Gram's stain


Gram's stain

noun \ˈgramz-\

Definition of GRAM'S STAIN

1
:  a method for the differential staining of bacteria by treatment with a watery solution of iodine and the iodide of potassium after staining with a triphenylmethane dye (as crystal violet) —called also Gram's method
2
:  the chemicals used in Gram's stain

Variants of GRAM'S STAIN

Gram's stain or Gram stain \ˈgram-\

Origin of GRAM'S STAIN

Hans C. J. Gram †1938 Danish physician
First Known Use: 1903

Gram's stain

noun    (Medical Dictionary)

Medical Definition of GRAM'S STAIN

1
: a method for the differential staining of bacteria that involves fixing the bacterial cells to a slide and staining usually with the basic dye crystal violet, treating with an iodine solution to fix the dye, washing with acetone or alcohol to decolorize the dye, and counterstaining usually with a red safranine dye which shows up only if the crystal violet has been decolorized, that results in gram-positive bacteria retaining the purple dye and gram-negative organisms having it decolorized so that the red counterstain shows up, and that is believed to depend on differences in the structure and composition of the bacterial cell walls which facilitate or prevent the decolorization of the crystal violet dye by the alcohol or acetone—called also Gram's method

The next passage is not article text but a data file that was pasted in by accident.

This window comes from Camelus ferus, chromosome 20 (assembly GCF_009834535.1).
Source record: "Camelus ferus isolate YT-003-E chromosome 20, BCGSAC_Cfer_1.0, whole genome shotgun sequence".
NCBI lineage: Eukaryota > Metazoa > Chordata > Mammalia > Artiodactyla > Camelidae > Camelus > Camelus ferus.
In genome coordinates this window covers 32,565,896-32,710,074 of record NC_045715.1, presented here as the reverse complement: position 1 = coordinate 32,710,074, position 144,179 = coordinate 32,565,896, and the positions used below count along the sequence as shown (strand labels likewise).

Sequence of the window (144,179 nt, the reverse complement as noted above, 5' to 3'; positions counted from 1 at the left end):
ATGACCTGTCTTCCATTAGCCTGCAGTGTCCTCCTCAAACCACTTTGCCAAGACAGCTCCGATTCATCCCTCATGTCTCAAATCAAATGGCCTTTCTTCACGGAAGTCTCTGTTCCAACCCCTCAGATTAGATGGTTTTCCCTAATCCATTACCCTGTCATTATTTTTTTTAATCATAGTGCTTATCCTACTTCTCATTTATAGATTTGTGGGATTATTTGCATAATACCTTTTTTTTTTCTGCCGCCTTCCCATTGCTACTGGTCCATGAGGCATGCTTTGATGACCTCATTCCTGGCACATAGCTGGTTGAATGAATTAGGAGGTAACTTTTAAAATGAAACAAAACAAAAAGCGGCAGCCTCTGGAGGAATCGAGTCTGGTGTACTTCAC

2
: the chemicals used in Gram's stain

Variants of GRAM'S STAIN

Gram's stain or Gram stain \ˈgram-\

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